60. Smith RP, Eppinger SD (1997) Identifying controlling features of engineering design iteration. Manag Sci 43(3):276–293zbMATHCrossRefGoogle Scholar
  61. Smith RP, Morrow JA (1999) Product development process modeling. Des Stud 20(3):237–261CrossRefGoogle Scholar
  62. Sosa M, Mihm J, Browning T (2011) Degree distribution and quality in complex engineered systems. J Mech Des 133(10):101,008CrossRefGoogle Scholar
  63. Sosa ME, Eppinger SD, Rowles CM (2003) Identifying modular and integrative systems and their impact on design team interactions. J Mech Des 125(2):240–252CrossRefGoogle Scholar
  64. Sosa ME, Eppinger SD, Rowles CM (2004) The misalignment of product architecture and organizational structure in complex product development. Manag Sci 50(12):1674–1689.  https://doi.org/10.1287/mnsc.1040.0289 CrossRefGoogle Scholar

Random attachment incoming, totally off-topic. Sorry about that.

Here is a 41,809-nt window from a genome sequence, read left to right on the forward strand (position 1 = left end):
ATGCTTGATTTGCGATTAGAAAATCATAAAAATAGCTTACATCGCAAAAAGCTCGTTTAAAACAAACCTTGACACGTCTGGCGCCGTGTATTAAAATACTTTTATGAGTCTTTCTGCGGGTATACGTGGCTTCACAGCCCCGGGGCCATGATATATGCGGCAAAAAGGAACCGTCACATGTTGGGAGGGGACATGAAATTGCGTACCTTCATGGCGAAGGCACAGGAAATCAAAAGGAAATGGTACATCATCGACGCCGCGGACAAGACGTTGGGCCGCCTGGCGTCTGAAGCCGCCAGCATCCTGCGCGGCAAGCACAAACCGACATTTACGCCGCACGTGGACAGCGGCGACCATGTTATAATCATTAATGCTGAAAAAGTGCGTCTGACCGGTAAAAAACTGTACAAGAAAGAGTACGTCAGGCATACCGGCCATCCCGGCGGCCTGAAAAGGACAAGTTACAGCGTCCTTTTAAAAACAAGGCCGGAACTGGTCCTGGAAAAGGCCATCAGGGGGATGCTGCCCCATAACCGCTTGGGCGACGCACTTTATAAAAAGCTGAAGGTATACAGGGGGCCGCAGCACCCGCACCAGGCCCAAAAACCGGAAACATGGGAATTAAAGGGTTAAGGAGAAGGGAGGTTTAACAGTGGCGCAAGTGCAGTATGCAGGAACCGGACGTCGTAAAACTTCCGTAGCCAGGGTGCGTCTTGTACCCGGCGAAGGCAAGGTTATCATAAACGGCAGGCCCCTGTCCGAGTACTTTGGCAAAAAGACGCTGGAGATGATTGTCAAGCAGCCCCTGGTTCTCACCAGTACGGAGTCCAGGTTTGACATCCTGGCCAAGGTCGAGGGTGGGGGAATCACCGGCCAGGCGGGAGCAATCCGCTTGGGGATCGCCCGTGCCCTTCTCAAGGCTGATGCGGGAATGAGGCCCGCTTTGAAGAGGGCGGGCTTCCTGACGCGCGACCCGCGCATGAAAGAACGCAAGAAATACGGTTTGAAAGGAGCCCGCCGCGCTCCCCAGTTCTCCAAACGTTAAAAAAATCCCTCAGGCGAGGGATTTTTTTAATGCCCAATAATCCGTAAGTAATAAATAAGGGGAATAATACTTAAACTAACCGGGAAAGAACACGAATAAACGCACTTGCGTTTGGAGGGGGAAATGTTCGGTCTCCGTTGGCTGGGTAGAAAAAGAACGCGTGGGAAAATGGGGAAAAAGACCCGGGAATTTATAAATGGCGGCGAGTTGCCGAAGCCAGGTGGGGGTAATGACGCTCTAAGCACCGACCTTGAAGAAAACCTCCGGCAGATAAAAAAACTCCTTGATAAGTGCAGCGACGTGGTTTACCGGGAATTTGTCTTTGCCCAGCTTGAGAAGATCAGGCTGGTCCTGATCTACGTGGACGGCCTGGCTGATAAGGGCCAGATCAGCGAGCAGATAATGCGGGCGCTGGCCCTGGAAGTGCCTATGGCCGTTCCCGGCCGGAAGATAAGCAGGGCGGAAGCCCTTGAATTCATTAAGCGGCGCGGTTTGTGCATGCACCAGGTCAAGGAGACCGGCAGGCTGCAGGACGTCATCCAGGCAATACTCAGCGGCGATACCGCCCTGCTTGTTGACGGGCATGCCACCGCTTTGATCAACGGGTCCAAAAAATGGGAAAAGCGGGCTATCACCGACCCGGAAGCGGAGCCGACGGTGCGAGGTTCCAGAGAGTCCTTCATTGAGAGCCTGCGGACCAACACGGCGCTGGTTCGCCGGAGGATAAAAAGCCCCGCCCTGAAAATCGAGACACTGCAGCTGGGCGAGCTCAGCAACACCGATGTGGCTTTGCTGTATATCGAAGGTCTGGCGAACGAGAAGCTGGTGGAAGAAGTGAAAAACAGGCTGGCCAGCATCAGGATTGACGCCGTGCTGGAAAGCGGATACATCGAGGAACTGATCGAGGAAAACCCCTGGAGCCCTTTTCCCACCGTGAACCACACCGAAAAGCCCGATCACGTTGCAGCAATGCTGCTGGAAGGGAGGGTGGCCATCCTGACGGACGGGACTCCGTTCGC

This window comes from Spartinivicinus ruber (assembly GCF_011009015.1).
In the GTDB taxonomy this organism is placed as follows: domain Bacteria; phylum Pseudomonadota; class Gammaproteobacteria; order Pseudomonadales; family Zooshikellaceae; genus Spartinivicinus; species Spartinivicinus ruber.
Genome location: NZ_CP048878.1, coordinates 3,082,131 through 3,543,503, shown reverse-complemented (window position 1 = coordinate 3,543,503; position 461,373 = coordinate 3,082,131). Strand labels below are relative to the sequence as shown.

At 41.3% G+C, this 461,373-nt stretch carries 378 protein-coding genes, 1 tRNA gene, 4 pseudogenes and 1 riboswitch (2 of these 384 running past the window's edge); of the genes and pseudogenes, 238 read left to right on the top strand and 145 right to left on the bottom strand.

65. Sosa ME, Eppinger SD, Rowles CM (2007) A network approach to define modularity of components in complex products. J Mech Des 129(11):1118–1129CrossRefGoogle Scholar
  66. Sosa ME, Mihm J, Browning TR (2013) Linking cyclicality and product quality. Manuf Serv Oper Manag 15(3):473–491CrossRefGoogle Scholar
  67. Steward DV (1981) The design structure system: a method for managing the design of complex systems. IEEE Trans Eng Manag EM–28:71–74CrossRefGoogle Scholar
  68. Terwiesch C, Loch CH, Meyer AD (2002) Exchanging preliminary information in concurrent engineering: alternative coordination strategies. Org Sci 13(4):402–419CrossRefGoogle Scholar
  69. Thomke SH (1997) The role of flexibility in the development of new products: an empirical study. Res Policy 26(1):105–119CrossRefGoogle Scholar
  70. Thuesen C, Hvam L (2011) Efficient on-site construction: learning points from a German platform for housing. Constr Innov 11(3):338–355CrossRefGoogle Scholar